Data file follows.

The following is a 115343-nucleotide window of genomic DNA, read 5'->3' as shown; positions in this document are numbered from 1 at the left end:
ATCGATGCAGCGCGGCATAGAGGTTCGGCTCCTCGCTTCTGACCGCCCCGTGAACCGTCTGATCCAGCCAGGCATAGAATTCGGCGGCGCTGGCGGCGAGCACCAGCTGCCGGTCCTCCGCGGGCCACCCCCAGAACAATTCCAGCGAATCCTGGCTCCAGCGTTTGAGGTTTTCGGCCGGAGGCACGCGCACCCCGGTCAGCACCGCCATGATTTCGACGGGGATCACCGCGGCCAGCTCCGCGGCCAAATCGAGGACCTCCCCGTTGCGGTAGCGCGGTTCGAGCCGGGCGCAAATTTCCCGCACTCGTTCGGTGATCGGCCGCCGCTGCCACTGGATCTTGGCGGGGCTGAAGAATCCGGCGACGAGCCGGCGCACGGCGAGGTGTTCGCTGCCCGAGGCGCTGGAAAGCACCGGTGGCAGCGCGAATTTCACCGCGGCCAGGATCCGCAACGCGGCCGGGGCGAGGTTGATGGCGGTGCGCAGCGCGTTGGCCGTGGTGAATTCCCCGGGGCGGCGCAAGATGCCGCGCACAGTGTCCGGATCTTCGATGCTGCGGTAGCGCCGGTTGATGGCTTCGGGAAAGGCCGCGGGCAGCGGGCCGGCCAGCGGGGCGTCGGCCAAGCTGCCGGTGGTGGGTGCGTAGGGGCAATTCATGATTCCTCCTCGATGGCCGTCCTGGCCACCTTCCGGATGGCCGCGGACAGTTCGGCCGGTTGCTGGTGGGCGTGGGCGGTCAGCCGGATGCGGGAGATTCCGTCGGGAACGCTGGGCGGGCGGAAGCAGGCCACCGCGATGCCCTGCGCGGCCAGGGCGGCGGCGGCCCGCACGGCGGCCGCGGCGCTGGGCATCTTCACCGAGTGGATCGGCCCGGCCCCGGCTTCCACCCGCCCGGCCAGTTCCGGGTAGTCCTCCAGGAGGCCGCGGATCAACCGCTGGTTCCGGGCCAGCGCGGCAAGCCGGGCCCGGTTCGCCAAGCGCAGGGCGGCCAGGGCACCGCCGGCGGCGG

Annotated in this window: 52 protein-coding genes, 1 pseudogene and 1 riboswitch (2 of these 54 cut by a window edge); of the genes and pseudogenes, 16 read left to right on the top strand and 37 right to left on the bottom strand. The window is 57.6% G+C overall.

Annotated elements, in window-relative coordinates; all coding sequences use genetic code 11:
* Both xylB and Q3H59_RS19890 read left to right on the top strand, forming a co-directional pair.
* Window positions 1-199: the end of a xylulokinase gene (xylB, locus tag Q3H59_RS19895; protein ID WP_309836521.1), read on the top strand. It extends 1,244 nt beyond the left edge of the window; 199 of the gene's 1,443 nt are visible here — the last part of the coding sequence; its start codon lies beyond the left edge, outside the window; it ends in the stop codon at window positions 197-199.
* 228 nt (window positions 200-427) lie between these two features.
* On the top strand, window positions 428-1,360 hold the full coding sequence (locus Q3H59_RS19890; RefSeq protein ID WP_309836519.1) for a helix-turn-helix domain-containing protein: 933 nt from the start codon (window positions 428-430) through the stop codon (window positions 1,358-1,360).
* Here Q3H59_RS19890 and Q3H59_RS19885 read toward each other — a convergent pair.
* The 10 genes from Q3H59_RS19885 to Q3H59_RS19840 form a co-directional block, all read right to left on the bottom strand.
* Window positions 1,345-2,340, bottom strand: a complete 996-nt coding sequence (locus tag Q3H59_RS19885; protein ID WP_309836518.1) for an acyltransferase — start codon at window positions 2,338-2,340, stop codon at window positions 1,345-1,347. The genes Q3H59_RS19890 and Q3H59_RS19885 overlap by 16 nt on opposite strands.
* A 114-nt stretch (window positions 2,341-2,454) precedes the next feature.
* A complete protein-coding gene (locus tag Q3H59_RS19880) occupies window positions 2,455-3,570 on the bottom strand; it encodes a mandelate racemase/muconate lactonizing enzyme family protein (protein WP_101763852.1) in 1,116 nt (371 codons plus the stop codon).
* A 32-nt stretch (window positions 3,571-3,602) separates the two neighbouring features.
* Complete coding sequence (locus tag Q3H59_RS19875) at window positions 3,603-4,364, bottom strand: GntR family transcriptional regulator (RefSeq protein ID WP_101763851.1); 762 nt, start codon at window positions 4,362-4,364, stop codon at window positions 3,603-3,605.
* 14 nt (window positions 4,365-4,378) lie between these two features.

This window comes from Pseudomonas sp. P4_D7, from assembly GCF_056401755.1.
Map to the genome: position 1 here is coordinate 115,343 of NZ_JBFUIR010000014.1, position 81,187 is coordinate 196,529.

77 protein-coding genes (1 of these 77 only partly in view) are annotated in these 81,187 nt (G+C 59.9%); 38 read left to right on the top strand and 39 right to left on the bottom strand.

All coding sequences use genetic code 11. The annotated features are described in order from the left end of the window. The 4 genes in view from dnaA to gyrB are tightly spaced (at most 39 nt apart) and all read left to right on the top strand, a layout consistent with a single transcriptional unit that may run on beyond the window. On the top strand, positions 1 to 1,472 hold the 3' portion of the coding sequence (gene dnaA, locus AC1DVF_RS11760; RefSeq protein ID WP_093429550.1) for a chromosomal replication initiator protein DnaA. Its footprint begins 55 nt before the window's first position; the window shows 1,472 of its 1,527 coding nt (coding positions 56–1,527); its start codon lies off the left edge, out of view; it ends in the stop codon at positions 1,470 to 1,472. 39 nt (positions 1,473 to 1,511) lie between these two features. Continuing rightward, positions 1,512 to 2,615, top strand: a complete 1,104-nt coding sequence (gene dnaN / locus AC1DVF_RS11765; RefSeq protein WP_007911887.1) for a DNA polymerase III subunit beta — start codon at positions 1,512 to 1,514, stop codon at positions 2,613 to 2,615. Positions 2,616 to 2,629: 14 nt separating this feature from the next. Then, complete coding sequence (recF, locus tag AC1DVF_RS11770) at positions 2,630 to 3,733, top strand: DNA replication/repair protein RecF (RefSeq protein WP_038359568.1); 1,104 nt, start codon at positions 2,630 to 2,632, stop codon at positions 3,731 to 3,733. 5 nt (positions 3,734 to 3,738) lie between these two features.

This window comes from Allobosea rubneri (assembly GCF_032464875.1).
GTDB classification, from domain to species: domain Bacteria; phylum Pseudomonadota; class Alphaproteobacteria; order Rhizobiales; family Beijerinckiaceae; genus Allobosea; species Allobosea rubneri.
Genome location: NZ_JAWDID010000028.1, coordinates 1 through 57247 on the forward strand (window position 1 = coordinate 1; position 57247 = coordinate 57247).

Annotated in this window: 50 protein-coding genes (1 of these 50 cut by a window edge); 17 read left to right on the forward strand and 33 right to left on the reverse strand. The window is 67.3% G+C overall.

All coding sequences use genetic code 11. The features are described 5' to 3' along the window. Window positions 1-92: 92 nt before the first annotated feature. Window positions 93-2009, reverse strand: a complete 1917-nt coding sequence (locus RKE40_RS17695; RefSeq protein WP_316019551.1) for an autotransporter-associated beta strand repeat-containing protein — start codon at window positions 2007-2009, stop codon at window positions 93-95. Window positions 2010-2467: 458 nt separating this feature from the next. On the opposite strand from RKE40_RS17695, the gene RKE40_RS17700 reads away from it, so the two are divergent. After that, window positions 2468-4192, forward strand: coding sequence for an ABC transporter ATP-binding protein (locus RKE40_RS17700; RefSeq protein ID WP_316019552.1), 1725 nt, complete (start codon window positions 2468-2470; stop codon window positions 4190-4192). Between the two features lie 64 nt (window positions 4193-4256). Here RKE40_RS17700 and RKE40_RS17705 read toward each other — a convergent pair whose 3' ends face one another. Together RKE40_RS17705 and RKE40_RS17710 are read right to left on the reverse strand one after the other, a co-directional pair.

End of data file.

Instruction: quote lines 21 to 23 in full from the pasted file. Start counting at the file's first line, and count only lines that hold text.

This window comes from Allobosea rubneri (assembly GCF_032464875.1).
GTDB classification, from domain to species: domain Bacteria; phylum Pseudomonadota; class Alphaproteobacteria; order Rhizobiales; family Beijerinckiaceae; genus Allobosea; species Allobosea rubneri.
Genome location: NZ_JAWDID010000028.1, coordinates 1 through 57247 on the forward strand (window position 1 = coordinate 1; position 57247 = coordinate 57247).